Tesla’s rebounding China sales aren’t proof its PR crisis is over

Call me when it’s over.
Call me when it’s over.
Image: REUTERS/Aly Song
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Tesla’s sales in China appear to be rebounding strongly—the company’s vehicle deliveries in May almost doubled from the previous month. But the numbers don’t necessarily signal it’s successfully weathered a spate of bad publicity.

Tesla sold 33,463 made-in-China EVs in May, of which 21,936 were sold in the country and the rest were exported, according to figures released yesterday (June 8) by the China Passenger Car Association. The China retail numbers mark a roughly 88% jump from April, when the company sold 11,671 cars there. But total sales fell short of the 35,478 vehicles the company delivered from its Chinese factory in March (the industry association didn’t break out the export numbers for that month).

The apparent improvement may have been a surprise to many. Tesla’s China sales were expected to take a hit due to a consumer backlash in April, when an angry Tesla owner staged a protest at one of China’s largest auto shows in Shanghai. The owner claimed that faulty brakes on her Model 3 caused a crash in February that injured two of her family members. Tesla was lambasted for what many—including official media—saw as an “arrogant” response to the customer. The company has since said it is in negotiations with the owner, and has handed the concerned car’s data over to Chinese regulators. The company also made repeated apologies to the public for not solving the complaint in a more timely way, and pledged to cooperate with any government investigation into the matter.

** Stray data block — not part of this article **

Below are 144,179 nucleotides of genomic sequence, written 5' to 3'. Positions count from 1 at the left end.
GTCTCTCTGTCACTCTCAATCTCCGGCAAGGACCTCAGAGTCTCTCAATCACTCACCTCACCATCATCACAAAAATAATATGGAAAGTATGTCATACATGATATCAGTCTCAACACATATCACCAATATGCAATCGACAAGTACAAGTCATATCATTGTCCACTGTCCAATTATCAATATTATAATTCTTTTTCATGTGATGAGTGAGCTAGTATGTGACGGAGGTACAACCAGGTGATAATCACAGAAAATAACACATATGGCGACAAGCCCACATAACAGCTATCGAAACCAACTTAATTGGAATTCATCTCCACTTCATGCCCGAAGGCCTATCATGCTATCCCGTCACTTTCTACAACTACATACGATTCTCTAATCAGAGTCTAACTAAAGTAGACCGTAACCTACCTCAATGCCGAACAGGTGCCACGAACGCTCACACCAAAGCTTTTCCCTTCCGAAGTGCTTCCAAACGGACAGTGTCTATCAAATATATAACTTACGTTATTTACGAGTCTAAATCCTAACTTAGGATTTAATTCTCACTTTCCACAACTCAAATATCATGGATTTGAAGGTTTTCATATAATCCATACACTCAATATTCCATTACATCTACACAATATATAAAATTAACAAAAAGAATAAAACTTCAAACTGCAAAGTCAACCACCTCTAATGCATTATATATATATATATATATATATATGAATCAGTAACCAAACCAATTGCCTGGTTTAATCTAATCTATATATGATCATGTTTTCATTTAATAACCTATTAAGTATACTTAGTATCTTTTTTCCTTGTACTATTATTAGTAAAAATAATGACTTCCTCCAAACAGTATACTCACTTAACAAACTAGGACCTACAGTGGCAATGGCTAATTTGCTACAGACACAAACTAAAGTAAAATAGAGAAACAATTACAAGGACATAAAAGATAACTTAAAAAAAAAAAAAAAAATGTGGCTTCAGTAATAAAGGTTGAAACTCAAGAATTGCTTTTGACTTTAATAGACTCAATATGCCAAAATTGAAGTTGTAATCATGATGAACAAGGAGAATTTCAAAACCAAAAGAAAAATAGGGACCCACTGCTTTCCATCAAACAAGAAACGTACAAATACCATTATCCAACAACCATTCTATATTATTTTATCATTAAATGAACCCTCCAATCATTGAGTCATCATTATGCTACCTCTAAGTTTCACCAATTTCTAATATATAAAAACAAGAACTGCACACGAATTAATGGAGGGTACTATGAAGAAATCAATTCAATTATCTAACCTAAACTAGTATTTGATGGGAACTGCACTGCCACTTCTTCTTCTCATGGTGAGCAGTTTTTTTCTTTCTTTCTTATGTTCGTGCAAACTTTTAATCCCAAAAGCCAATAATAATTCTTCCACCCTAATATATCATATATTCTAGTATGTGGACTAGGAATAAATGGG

But the incident is yet to be settled. Early today, the car owner surnamed Zhang posted on her Weibo page, saying she had demanded that the company provide more comprehensive data to regulators, and warned she would sue the company if it fails to do so. 

As the controversy surrounding Tesla drags on, its potential customers could be scared off by the ongoing bad publicity and turn to other Chinese EV models, including SUVs from Nio or the compact HongGuang Mini, which has been outselling Tesla in China since last year. In May, the mini EV again led EV sales in China with 29,706 cars sold during the period.

There are other signs that it may be too early to say Tesla has emerged unscathed from its public relations crisis.

Cui Dongshu, the secretary general of the CPCA, told state media Global Times last week that the current car sales numbers could be from orders placed from previous months, and therefore people need to wait till July or August to see if the consumer complaints have had any impact on Tesla’s performance in China.

Technology news outlet the Information reported recently that the company’s monthly net orders in China dropped by nearly half in May compared to April, plunging from 18,000 to 9,800 according to internal data. Net orders precede deliveries by several weeks. For example the current sales figures likely reflect orders in March, when the company booked around 21,000 net orders, according to the Information.

The plunge in May could signal slower deliveries ahead in an indication of Chinese consumers’ changing attitudes towards the company, which they regarded not only as a tech champion, but a coveted symbol of social status and wealth.

Tesla didn’t immediately reply to a request for comment.